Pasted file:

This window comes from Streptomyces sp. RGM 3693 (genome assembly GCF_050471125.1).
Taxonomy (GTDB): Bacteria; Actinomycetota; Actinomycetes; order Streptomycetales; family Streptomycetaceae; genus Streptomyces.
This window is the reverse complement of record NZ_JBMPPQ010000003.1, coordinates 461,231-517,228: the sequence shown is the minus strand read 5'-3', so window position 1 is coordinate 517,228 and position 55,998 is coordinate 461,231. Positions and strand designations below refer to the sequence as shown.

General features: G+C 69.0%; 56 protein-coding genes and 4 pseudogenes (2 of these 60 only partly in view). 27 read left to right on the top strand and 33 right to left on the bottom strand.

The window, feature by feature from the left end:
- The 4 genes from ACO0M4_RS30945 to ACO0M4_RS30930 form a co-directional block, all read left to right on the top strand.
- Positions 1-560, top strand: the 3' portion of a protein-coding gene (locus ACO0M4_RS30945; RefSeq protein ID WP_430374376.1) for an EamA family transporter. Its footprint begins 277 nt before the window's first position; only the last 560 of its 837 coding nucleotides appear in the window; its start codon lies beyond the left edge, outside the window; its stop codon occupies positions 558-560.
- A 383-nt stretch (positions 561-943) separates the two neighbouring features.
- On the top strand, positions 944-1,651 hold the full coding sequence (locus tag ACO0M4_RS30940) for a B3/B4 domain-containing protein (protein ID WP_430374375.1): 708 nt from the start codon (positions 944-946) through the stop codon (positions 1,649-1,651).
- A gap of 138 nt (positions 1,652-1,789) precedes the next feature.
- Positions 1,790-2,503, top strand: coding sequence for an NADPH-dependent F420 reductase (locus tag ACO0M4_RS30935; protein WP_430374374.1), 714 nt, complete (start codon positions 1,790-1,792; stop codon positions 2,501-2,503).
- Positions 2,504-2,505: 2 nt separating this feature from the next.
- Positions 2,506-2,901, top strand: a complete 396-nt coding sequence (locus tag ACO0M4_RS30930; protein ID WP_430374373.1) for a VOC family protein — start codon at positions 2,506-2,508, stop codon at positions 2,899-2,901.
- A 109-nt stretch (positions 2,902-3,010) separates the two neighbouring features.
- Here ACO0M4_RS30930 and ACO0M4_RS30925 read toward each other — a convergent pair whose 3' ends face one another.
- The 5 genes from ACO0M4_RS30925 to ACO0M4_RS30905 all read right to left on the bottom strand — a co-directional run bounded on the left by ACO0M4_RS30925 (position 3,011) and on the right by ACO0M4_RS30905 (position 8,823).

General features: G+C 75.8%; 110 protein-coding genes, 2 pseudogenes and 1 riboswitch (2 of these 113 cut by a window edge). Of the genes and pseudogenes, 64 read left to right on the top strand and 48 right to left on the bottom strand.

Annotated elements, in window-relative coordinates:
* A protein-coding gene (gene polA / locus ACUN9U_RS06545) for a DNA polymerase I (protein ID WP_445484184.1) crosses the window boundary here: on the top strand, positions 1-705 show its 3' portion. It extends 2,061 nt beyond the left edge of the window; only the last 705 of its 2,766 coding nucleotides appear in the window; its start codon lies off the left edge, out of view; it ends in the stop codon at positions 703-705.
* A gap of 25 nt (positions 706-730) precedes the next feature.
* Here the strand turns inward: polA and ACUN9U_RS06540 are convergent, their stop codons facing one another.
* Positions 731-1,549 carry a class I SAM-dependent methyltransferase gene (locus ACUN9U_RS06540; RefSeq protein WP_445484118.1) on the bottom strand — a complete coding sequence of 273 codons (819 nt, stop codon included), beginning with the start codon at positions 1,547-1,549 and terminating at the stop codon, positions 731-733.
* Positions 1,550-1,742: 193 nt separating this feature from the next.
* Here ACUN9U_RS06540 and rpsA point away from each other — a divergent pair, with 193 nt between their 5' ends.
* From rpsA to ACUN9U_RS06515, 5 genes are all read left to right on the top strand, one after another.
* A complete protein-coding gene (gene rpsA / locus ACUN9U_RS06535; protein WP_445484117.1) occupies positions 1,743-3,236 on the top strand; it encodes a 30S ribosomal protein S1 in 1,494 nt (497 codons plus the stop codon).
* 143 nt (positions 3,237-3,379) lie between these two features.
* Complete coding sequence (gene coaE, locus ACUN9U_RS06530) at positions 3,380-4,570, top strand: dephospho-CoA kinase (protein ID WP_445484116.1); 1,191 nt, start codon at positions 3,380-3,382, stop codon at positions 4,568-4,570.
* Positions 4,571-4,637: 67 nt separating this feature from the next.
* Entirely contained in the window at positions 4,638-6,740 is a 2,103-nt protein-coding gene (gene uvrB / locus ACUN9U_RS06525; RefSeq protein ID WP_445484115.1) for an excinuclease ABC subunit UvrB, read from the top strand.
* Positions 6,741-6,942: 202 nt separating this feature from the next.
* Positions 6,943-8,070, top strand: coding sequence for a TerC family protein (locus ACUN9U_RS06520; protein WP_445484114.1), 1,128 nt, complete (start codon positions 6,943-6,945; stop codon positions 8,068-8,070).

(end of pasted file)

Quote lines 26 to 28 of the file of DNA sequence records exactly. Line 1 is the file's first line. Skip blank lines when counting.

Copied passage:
* A complete protein-coding gene (gene rpsA / locus ACUN9U_RS06535; protein WP_445484117.1) occupies positions 1,743-3,236 on the top strand; it encodes a 30S ribosomal protein S1 in 1,494 nt (497 codons plus the stop codon).
* 143 nt (positions 3,237-3,379) lie between these two features.
* Complete coding sequence (gene coaE, locus ACUN9U_RS06530) at positions 3,380-4,570, top strand: dephospho-CoA kinase (protein ID WP_445484116.1); 1,191 nt, start codon at positions 3,380-3,382, stop codon at positions 4,568-4,570.